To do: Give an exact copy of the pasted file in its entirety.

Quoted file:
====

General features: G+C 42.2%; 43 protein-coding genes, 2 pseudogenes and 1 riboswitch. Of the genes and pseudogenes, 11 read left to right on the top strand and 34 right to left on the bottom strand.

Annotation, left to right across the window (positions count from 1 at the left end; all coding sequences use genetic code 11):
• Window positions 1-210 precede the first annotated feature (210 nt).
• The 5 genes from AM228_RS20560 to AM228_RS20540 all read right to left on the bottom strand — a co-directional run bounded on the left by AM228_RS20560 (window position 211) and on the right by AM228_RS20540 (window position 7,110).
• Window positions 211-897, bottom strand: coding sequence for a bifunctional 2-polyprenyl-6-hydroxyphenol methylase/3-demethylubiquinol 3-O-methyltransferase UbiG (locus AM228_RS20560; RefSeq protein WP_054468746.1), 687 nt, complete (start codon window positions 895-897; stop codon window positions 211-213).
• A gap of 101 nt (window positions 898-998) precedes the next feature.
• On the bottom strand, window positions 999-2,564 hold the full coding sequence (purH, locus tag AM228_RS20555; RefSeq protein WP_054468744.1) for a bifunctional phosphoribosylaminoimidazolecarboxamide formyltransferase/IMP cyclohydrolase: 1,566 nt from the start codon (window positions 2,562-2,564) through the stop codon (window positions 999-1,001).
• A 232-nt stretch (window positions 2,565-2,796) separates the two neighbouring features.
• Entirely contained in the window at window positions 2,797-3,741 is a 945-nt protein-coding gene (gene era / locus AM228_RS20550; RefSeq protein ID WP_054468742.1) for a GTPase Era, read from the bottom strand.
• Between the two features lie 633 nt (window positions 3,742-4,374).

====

General features: G+C 42.2%; 43 protein-coding genes, 2 pseudogenes and 1 riboswitch. Of the genes and pseudogenes, 11 read left to right on the top strand and 34 right to left on the bottom strand.

Annotation, left to right across the window (positions count from 1 at the left end; all coding sequences use genetic code 11):
• Window positions 1-210 precede the first annotated feature (210 nt).
• The 5 genes from AM228_RS20560 to AM228_RS20540 all read right to left on the bottom strand — a co-directional run bounded on the left by AM228_RS20560 (window position 211) and on the right by AM228_RS20540 (window position 7,110).
• Window positions 211-897, bottom strand: coding sequence for a bifunctional 2-polyprenyl-6-hydroxyphenol methylase/3-demethylubiquinol 3-O-methyltransferase UbiG (locus AM228_RS20560; RefSeq protein WP_054468746.1), 687 nt, complete (start codon window positions 895-897; stop codon window positions 211-213).
• A gap of 101 nt (window positions 898-998) precedes the next feature.
• On the bottom strand, window positions 999-2,564 hold the full coding sequence (purH, locus tag AM228_RS20555; RefSeq protein WP_054468744.1) for a bifunctional phosphoribosylaminoimidazolecarboxamide formyltransferase/IMP cyclohydrolase: 1,566 nt from the start codon (window positions 2,562-2,564) through the stop codon (window positions 999-1,001).
• A 232-nt stretch (window positions 2,565-2,796) separates the two neighbouring features.
• Entirely contained in the window at window positions 2,797-3,741 is a 945-nt protein-coding gene (gene era / locus AM228_RS20550; RefSeq protein ID WP_054468742.1) for a GTPase Era, read from the bottom strand.
• Between the two features lie 633 nt (window positions 3,742-4,374).